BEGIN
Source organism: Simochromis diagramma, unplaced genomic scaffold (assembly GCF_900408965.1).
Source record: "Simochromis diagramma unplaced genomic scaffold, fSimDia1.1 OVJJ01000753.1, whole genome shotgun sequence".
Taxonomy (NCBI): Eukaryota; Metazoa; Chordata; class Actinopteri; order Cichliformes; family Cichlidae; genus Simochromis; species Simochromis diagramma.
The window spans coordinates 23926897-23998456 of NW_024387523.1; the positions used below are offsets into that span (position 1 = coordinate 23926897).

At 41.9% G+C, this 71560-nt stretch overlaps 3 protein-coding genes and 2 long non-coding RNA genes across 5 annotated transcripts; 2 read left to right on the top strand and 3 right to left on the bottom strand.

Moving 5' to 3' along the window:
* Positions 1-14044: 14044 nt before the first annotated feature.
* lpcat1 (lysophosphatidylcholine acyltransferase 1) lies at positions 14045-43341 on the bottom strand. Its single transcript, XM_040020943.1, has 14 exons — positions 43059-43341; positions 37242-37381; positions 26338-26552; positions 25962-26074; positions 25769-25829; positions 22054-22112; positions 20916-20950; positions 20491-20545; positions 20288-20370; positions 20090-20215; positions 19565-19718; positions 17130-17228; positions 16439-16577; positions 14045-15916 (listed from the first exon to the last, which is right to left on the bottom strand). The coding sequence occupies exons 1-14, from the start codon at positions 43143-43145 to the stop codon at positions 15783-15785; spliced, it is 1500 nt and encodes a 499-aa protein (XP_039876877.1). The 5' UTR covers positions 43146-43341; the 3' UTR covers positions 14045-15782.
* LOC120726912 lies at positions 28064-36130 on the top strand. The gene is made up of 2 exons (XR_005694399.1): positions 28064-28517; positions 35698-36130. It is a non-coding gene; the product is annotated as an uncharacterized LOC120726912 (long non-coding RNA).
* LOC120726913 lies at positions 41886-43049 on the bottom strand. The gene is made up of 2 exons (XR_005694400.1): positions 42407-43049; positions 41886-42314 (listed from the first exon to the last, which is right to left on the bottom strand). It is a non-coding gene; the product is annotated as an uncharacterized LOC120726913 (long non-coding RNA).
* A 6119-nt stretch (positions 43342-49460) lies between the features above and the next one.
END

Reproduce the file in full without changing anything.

Source organism: Simochromis diagramma, unplaced genomic scaffold (assembly GCF_900408965.1).
Source record: "Simochromis diagramma unplaced genomic scaffold, fSimDia1.1 OVJJ01000753.1, whole genome shotgun sequence".
Taxonomy (NCBI): Eukaryota; Metazoa; Chordata; class Actinopteri; order Cichliformes; family Cichlidae; genus Simochromis; species Simochromis diagramma.
The window spans coordinates 23926897-23998456 of NW_024387523.1; the positions used below are offsets into that span (position 1 = coordinate 23926897).

At 41.9% G+C, this 71560-nt stretch overlaps 3 protein-coding genes and 2 long non-coding RNA genes across 5 annotated transcripts; 2 read left to right on the top strand and 3 right to left on the bottom strand.

Moving 5' to 3' along the window:
* Positions 1-14044: 14044 nt before the first annotated feature.
* lpcat1 (lysophosphatidylcholine acyltransferase 1) lies at positions 14045-43341 on the bottom strand. Its single transcript, XM_040020943.1, has 14 exons — positions 43059-43341; positions 37242-37381; positions 26338-26552; positions 25962-26074; positions 25769-25829; positions 22054-22112; positions 20916-20950; positions 20491-20545; positions 20288-20370; positions 20090-20215; positions 19565-19718; positions 17130-17228; positions 16439-16577; positions 14045-15916 (listed from the first exon to the last, which is right to left on the bottom strand). The coding sequence occupies exons 1-14, from the start codon at positions 43143-43145 to the stop codon at positions 15783-15785; spliced, it is 1500 nt and encodes a 499-aa protein (XP_039876877.1). The 5' UTR covers positions 43146-43341; the 3' UTR covers positions 14045-15782.
* LOC120726912 lies at positions 28064-36130 on the top strand. The gene is made up of 2 exons (XR_005694399.1): positions 28064-28517; positions 35698-36130. It is a non-coding gene; the product is annotated as an uncharacterized LOC120726912 (long non-coding RNA).
* LOC120726913 lies at positions 41886-43049 on the bottom strand. The gene is made up of 2 exons (XR_005694400.1): positions 42407-43049; positions 41886-42314 (listed from the first exon to the last, which is right to left on the bottom strand). It is a non-coding gene; the product is annotated as an uncharacterized LOC120726913 (long non-coding RNA).
* A 6119-nt stretch (positions 43342-49460) lies between the features above and the next one.